Embedded in these values is the democratic engagement of Michiganders in the co-designing of systems that affect their lives. Be it organized people or organized money, power is the only way to reform systems to produce equitable outcomes.

Lesson Four: Keep Equity at the Forefront

In the last few years, “equity” has become a buzzword across philanthropy and most other sectors. While it’s easy to dismiss the term as just another hot phrase, we cannot let it become a forgotten fad. We have a responsibility to ensure equity is at the center of everything we do as a sector and as a state.

I often assert that Detroit is the birthright to Detroit children. I have worked to ensure that not only do the city’s children benefit from Detroit’s recovery, but that they help lead it.  There are many other American cities that have risen from low points, but none have yet figured out how to do so inclusively. A city and state where legacy residents are displaced and social issues of hunger, homelessness, and struggling public schools remain is not a success story. We have a chance to do it differently; to do it right. Detroit and Michigan can become a place of prosperity, where all people are given a fair shot.

In the world of education—which The Skillman Foundation and many of our Michigan colleagues invest in—we often hear of the achievement gap, the idea that certain populations don’t perform as well academically as their more-affluent peers. But the issue is not the achievement of students; the problem is that there are inequitable opportunities for all children to be successful in the classroom. There isn’t an achievement gap; there’s an opportunity gap.

Michigan philanthropy is primed to create a more equitable state for all residents. We cannot throw the same solutions across our state and expect the same results; we must treat every community and every person as an individual with different needs. We must fight to ensure that everyone can succeed and thrive, regardless of the circumstances of their birth and living conditions.

Lesson Five: Do It with Love

I grew up under the wing of my grandmother, a neighborhood organizer and activist, whose work, rooted in the gospel, came with great sacrifice and scrutiny. Her example showed me the importance of place and dedication to the majesty of this city.

My mother struggled and sacrificed to make ends meet. As a result, I have lived in every section of Detroit and attended eight different public schools during my matriculation. My mother taught me the value of hard work and persistence. But, most of all, she taught me that love is the greatest motivator.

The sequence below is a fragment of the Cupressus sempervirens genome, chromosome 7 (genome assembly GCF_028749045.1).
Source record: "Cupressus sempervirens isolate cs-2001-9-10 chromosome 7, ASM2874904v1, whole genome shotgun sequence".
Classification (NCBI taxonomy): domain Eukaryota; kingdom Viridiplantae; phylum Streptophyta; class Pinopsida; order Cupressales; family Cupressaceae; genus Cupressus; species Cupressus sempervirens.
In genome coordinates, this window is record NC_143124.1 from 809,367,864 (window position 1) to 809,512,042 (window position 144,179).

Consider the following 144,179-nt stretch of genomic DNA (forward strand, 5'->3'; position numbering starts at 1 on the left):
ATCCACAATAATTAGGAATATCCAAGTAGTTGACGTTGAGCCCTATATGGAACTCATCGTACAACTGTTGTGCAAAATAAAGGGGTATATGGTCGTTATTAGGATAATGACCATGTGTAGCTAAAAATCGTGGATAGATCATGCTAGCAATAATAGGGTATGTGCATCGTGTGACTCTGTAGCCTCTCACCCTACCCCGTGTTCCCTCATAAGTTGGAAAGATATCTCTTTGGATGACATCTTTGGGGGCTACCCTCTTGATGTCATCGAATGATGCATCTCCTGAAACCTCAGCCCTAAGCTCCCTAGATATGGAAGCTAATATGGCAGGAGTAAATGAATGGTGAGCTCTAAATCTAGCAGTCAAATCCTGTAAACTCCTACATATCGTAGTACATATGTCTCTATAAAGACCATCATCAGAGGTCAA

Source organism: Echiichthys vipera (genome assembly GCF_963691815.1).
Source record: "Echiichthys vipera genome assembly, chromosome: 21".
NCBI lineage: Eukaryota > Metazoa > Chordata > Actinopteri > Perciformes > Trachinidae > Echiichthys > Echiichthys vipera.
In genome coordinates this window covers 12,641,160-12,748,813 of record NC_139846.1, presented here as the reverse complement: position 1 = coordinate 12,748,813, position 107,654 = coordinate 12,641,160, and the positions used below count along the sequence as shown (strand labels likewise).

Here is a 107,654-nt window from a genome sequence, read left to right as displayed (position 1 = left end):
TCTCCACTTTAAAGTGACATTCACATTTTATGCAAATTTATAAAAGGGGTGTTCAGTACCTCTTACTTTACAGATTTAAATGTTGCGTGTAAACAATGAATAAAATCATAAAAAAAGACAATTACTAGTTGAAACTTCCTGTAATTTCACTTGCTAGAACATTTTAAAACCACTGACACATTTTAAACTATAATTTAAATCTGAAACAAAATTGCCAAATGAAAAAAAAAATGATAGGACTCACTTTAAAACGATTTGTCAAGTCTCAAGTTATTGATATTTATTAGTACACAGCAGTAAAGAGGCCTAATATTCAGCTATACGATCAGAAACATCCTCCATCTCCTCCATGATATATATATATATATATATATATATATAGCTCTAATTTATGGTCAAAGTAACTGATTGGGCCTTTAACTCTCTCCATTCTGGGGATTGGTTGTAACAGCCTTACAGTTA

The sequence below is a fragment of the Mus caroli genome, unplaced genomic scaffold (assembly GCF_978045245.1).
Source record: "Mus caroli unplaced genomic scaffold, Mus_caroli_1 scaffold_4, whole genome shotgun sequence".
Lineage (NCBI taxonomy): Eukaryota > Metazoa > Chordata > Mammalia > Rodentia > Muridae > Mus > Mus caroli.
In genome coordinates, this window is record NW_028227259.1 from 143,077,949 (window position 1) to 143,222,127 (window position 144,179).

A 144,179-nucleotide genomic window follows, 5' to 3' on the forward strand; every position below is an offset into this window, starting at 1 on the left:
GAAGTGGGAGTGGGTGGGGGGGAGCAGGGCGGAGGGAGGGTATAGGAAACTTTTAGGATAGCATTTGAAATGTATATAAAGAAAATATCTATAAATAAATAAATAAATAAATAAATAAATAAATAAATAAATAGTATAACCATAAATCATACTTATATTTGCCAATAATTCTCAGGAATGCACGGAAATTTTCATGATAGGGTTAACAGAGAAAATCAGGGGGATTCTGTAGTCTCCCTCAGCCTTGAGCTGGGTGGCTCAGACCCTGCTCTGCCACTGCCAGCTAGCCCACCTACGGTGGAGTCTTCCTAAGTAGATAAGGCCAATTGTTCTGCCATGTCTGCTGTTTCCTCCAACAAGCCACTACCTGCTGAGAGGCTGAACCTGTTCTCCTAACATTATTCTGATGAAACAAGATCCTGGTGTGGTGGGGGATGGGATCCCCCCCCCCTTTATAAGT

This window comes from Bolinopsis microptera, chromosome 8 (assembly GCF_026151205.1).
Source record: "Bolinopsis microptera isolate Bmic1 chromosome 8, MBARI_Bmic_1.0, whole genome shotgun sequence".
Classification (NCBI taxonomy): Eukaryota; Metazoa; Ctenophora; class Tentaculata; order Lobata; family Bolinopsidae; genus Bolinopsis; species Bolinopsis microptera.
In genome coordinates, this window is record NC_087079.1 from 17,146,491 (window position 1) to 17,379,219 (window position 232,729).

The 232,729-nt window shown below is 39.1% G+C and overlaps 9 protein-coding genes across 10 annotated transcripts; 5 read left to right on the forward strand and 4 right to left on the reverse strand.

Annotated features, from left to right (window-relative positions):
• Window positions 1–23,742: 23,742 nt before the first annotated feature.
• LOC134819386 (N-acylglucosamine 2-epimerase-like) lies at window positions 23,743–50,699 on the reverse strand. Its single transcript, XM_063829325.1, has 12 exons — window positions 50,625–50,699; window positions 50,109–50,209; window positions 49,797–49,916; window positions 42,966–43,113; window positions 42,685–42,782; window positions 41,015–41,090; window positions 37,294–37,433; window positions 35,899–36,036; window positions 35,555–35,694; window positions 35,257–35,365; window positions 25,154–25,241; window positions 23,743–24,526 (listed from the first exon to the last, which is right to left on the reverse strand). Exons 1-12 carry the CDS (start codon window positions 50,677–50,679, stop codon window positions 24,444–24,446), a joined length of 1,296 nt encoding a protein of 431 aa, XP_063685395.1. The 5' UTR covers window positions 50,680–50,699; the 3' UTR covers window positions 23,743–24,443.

Etymologically, philanthropy means “the love of humanity.” But in its highest form, philanthropy should seek to embody “radical love.” “Radical” is to champion significant social change. “Love” is to act in favor of others, for the betterment of people. Radical love is about enabling social change and promoting equity that sparks transformation.

Philanthropy is about more than grants, policies, and strategies. It’s about love for the places and the people who make us who we are. It’s about working alongside people and communities to ensure they can achieve their ultimate greatness. It’s about spreading love from person to person, place to place, generation to generation so everyone feels that love and wants nothing more than to share it.

Conclusion

Michigan is a special place, full of innovation, ingenuity, and spirit. Michiganders are a proud people, eagerly willing to tout their state and its successes to anyone who will listen.

Nevertheless, our state and its citizens need people who are dedicated to building a more just, prosperous, and equitable future. I take solace in knowing that in the darkest hours—during economic hardships, civil unrest, and environmental crises—we come together to reach a brighter tomorrow.

The many people I have had the opportunity to work with and learn from are full of grit and determination to make the lives of others better through giving, advocacy, policy, practice, and love. From watching my grandmother be a rock for her community to watching our CMF community push toward a more just and equitable future for all people. This is the spirit that made me. And I leave knowing that you carry it forward for our state.

Lead with love. It will take you, and others, far.